Wednesday, February 11, 2004


Two lifetimes ago, when I was writing poems out of the journals of Lewis & Clark, I had Clark ask the question: "Lewis, why do we do this?" It is a line I have used often ever since.

It is bad enough that I have no visible (and few invisible) means of support, bad enough that I depend on the hard work of my wife to make my Vagabond project possible, but now I have taken to spending one morning a week helping an 80-year-old friend in Milwaukee get his life story on paper. From where I sit today, I don't see any money in that. Then for another day a week I have been going to the Dwight Foster Library in Ft. Atkinson, Wisconsin, to thumb though books that had belonged to Wisconsin's foremost poet, Lorine Niedecker, to see what marginalia she might have left in them. As you can imagine, there is no money in this either, though there might be a little prestige: Lorine Niedecker is a world class poet, put in the same rank as Sappho and Emily Dickinson by Cid Corman, who said LN is one of three best women poets ever.

I will be able to make some presentations about what I've found in LN's books to those interested in Niedecker's life and work, yes: once for sure on June 4th at the Wisconsin Writers Conference (see my Schedule), then again possibly at Woodland Pattern in Milwaukee sometime in fall. There is not much money in this kind of presentation, it is a labor of love. I have already spent 65 hours paging through her books (and still I think every time I open one of the books from her library I fall in love with her all over again).

"So," I say, "Lewis, why do we do this?"

I think one part of the answer lies in my need to give back something to the muses for what the muses have given me. Over the past four or five years, I have been immensely blessed; I cannot begin to remember what "writer's block" feels like. I have been productive as hell. Gratitude is one reason.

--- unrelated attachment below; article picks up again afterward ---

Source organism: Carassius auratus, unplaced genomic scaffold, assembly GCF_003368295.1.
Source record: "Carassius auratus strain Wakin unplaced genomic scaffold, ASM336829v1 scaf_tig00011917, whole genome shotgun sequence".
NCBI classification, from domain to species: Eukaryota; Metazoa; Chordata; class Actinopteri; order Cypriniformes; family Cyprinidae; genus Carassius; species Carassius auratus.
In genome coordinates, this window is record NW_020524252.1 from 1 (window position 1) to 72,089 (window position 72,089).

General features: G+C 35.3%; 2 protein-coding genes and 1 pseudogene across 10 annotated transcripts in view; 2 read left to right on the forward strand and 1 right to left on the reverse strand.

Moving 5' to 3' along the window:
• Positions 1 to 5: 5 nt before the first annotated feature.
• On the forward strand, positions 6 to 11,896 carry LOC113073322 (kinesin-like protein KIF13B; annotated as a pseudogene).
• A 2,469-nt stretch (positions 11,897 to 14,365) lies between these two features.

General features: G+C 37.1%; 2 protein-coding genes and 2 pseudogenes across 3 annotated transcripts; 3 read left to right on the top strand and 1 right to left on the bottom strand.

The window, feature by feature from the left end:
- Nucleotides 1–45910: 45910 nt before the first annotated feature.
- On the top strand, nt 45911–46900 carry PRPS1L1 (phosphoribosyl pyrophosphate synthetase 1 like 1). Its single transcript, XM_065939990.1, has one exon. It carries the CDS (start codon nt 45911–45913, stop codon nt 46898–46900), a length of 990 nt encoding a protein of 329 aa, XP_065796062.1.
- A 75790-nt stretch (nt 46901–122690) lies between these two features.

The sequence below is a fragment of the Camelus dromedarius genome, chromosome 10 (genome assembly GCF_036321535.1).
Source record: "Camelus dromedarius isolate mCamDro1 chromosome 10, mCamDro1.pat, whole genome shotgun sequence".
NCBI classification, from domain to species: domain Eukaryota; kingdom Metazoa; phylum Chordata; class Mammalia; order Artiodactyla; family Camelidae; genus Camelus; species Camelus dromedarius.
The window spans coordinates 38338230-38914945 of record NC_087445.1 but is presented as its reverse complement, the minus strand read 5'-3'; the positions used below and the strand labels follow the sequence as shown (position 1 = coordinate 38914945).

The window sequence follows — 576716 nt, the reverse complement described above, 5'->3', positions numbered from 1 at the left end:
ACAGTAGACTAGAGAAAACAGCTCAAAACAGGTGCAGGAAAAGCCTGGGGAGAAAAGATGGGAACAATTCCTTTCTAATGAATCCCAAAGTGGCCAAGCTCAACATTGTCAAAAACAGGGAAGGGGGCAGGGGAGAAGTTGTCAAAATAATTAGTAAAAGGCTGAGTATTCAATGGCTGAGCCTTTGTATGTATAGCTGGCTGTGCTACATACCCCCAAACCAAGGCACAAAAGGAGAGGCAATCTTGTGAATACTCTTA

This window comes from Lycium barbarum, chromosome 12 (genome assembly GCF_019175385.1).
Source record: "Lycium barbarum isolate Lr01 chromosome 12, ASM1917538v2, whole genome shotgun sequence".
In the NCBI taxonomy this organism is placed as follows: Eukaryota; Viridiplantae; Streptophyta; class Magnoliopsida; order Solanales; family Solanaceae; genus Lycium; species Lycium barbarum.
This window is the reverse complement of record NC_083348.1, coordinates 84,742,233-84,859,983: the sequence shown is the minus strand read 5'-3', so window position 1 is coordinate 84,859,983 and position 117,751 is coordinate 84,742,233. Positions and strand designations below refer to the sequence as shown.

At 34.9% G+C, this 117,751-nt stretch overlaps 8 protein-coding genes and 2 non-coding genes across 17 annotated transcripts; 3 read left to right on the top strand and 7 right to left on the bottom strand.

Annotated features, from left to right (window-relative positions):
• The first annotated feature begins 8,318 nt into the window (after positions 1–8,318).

Second, I believe that you get what you give. Life is not something done to you, it is something you do. The world is not anything more than what we can see when we look at ourselves in the mirror. "I sweep my walk," Basho says, "and the whole world is clean." What goes around comes around; the great wheel turns. I think I am making my karma.

Third, to make wine, you have to squeeze the grapes. I find that I write the best and most when I am being squeezed, really squeezed. Put a few more tasks on the To Do list, and I will get even more done.

The fourth reason, and perhaps it should be first, is my sense of duty. Someday not far off I intended to write a little essay about middle western duty. If you aren't born with it, you soon develop it. That's why people from the middle west generally don't have a hard time find jobs when they go to Texas or New Jersey, Seattle or Atlanta: "You're from the midwest? You're hired. You people know how to work." What we don't know how to do, sometimes, is how to stop working.

So, Lewis, I suppose that's why we do this. That's where I'll be the next couple of days if you don't find me here.

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